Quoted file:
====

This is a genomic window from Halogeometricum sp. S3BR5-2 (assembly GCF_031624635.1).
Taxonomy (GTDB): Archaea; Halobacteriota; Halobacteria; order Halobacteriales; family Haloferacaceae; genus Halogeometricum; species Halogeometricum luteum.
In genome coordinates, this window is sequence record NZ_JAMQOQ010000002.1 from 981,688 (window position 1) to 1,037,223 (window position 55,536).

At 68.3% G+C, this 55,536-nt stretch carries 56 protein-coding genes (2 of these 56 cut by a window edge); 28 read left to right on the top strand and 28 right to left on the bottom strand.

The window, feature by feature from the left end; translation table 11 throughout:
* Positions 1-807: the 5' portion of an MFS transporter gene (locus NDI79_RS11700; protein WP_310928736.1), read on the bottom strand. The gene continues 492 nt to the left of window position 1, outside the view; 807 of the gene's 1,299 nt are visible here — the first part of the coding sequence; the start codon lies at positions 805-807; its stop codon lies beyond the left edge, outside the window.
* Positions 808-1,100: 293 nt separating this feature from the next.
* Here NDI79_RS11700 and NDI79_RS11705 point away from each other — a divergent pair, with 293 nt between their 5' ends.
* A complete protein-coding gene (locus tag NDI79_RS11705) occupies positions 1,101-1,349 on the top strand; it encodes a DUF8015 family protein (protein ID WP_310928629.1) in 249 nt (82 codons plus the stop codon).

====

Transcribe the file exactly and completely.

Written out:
This is a genomic window from Halogeometricum sp. S3BR5-2 (assembly GCF_031624635.1).
Taxonomy (GTDB): Archaea; Halobacteriota; Halobacteria; order Halobacteriales; family Haloferacaceae; genus Halogeometricum; species Halogeometricum luteum.
In genome coordinates, this window is sequence record NZ_JAMQOQ010000002.1 from 981,688 (window position 1) to 1,037,223 (window position 55,536).

At 68.3% G+C, this 55,536-nt stretch carries 56 protein-coding genes (2 of these 56 cut by a window edge); 28 read left to right on the top strand and 28 right to left on the bottom strand.

The window, feature by feature from the left end; translation table 11 throughout:
* Positions 1-807: the 5' portion of an MFS transporter gene (locus NDI79_RS11700; protein WP_310928736.1), read on the bottom strand. The gene continues 492 nt to the left of window position 1, outside the view; 807 of the gene's 1,299 nt are visible here — the first part of the coding sequence; the start codon lies at positions 805-807; its stop codon lies beyond the left edge, outside the window.
* Positions 808-1,100: 293 nt separating this feature from the next.
* Here NDI79_RS11700 and NDI79_RS11705 point away from each other — a divergent pair, with 293 nt between their 5' ends.
* A complete protein-coding gene (locus tag NDI79_RS11705) occupies positions 1,101-1,349 on the top strand; it encodes a DUF8015 family protein (protein ID WP_310928629.1) in 249 nt (82 codons plus the stop codon).